Mario Veraldo, managing director for the middle Americas, including Mexico, for Maersk Line, said it’s too early to speculate about Trump’s impact on the Mexican port industry in 2017 because so few details are known. “Protection is very bad for all the countries involved,” he said, adding that Trump’s policies may provide impetus for Mexico to further diversify the customer base beyond the United States, which has started already. On the export side, Mexico is increasingly “relevant” in the refrigerated business, catering to food producers, especially of bananas and avocados, who want an “end-to-end cold chain,” he said. “[Mexican] reefers are making their way into new markets like China, and, for example, bananas are going to Europe.” Likewise, the port of Lazaro Cardenas benefitted from a large volume of aluminum exported to Southeast Asia. On the import side, auto-parts are increasingly coming to Mexico from Asia, he said.
Veraldo said Maersk expected slightly bigger growth in Mexican cargo volumes in 2016, but the weak peso hurt the economy. The peso fell more than 20 percent against the dollar in 2016, making imports into Mexico more expensive and exports cheaper for foreign buyers, which likely contributed to the change in Mexico’s cargo volume patterns compared with 2015. The 5 percent increase in imported loaded TEUs was smaller than the 10 percent year-over-year increase in 2015, and the 6 percent increase in loaded export volumes was a strong improvement over the 1.5 percent decline year-over-year in 2015. Along with the weakening peso, Mexico’s logistics industry in 2016 was affected by civil disturbances as a result of the government’s decision to raise fuel prices, which increased the price of diesel by 16 percent, boosting the cost of moving freight and prompting blockades of highways that temporarily affected the Port of Veracruz. In July, angry teachers mounted a blockade of freight rail lines into the ports of Lazaro Cardenas and Manzanillo, bringing the movement of thousands of containers to a standstill in a nationwide series of protests over education reforms.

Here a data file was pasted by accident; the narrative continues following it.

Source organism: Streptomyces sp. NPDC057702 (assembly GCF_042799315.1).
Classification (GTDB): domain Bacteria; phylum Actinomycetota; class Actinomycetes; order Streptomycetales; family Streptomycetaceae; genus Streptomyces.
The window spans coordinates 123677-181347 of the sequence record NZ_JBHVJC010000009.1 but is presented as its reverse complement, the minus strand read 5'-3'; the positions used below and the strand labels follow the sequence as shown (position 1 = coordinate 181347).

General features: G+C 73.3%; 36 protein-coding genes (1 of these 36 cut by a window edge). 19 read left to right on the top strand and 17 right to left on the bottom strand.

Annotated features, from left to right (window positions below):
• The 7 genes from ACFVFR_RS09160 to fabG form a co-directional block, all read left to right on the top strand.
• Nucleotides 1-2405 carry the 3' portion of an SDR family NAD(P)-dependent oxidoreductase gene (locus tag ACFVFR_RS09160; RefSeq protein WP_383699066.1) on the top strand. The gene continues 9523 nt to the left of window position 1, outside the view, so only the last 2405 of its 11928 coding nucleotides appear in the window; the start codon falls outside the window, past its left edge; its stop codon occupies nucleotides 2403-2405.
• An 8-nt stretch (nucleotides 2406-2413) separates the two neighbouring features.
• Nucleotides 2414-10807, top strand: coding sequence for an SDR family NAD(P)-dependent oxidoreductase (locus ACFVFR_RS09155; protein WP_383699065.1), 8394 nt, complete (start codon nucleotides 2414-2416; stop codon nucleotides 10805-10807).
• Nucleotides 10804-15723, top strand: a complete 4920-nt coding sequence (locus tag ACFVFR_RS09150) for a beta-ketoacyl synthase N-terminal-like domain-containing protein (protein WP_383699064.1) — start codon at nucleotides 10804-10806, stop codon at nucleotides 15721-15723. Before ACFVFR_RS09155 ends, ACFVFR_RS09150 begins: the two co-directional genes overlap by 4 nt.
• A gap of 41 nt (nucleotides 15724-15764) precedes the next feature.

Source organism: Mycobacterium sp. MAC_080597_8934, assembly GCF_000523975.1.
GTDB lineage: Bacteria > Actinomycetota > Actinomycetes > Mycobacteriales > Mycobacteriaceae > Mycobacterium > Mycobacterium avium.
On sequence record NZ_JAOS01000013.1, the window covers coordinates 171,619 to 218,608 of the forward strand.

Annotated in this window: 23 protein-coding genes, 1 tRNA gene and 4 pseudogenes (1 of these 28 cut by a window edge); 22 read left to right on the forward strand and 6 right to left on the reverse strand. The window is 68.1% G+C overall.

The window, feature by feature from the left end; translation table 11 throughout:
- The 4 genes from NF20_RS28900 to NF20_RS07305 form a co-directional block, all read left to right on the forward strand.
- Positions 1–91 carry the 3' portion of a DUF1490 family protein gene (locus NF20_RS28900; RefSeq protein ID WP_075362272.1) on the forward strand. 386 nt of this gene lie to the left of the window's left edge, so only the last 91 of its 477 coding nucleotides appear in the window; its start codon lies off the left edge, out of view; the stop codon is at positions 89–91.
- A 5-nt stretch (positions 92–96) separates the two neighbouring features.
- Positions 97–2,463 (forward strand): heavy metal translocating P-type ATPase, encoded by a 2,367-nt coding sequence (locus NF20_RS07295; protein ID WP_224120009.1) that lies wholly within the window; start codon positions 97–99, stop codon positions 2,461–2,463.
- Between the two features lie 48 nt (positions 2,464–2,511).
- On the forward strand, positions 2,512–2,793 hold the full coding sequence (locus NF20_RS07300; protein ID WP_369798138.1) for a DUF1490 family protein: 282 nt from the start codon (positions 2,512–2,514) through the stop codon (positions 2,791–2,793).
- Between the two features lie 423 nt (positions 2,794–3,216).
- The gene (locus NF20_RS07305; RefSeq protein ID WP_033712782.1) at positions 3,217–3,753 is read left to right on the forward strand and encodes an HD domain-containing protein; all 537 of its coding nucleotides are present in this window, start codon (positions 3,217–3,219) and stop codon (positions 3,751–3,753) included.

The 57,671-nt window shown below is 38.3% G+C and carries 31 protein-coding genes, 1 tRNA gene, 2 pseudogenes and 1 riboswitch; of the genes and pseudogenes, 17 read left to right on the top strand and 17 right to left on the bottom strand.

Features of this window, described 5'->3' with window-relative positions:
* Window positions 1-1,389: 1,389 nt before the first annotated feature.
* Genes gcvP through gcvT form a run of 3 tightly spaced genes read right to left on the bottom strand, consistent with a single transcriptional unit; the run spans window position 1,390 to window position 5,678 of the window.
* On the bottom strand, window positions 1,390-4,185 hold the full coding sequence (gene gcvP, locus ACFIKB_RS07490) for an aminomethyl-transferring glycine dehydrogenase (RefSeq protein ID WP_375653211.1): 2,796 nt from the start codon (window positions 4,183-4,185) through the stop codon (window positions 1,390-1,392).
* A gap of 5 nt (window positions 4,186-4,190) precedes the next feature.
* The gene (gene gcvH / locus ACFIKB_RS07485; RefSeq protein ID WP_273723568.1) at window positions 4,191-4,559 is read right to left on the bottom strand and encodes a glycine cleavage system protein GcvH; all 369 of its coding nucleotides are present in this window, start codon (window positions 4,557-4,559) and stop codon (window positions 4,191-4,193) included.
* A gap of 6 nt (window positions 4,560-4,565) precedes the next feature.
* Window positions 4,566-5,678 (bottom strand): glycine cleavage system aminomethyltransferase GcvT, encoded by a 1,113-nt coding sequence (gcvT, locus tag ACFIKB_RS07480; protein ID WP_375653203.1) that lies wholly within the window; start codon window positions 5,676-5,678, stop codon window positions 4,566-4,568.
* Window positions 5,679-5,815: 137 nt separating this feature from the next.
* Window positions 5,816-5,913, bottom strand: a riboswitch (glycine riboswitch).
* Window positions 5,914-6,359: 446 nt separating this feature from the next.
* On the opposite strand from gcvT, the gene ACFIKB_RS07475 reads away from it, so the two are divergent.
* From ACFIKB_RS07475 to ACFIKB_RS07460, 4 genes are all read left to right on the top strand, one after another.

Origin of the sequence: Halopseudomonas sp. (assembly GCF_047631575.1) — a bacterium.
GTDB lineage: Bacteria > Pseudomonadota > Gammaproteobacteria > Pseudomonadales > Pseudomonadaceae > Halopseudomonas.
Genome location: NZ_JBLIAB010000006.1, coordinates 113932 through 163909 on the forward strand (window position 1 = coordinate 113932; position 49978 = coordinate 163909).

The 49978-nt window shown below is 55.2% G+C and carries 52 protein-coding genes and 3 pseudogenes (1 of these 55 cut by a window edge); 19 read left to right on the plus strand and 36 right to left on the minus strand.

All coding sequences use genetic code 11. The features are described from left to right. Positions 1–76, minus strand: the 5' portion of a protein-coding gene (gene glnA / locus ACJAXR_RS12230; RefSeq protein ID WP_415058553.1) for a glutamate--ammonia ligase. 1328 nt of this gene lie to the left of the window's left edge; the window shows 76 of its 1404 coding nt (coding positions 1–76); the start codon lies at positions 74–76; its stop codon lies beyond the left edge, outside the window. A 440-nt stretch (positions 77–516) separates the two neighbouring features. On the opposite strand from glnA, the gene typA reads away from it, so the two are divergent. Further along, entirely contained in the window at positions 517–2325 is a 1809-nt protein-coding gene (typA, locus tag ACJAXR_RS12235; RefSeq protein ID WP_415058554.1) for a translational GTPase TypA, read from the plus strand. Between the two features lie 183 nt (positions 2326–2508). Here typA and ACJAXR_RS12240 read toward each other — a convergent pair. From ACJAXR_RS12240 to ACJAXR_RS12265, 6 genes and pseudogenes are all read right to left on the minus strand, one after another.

Veraldo said those disturbances did not appear to have had much impact on Mexico’s annual terminal volumes. And port volumes were shaped by other local issues at each port. The relative weakness of Manzanillo’s cargo volume, which grew by just 2.5 percent in 2016, and the strength of that in Lazaro Cardenas, which enjoyed a 10 percent increase, stemmed in part from Manzanillo’s status as the nation’s busiest port, Deister Mateos said. “Manzanillo has always been an attractive port for cargo going to central and northern Mexico but also to the southern states of the United States that connect via railroad to the port,” he said. In 2016 “the port was saturated and had a serious lack of space.” As a result, some shippers decided to move their cargo to Lazaro Cardenas, Deister Mateos said.
The space shortage will soon be resolved by the construction of a new port, called Cuyutlan, which is in the planning stage and will be built next to the existing Manzanillo port, he said. And later this year Manzanillo will another long-running difficulty, the fact that the rail freight access to the port is limited to four times a day by having to run through the city center, Deister Mateos said. The new rail tunnel will provide 24-hour access to the port, he said. Similarly, Mexico’s third-largest port, Veracruz, will experience a major development in 2017 with the relocation of the ICAVE Terminal, operated by Hutchison Port Holdings, from the old port to the new section under construction, he said.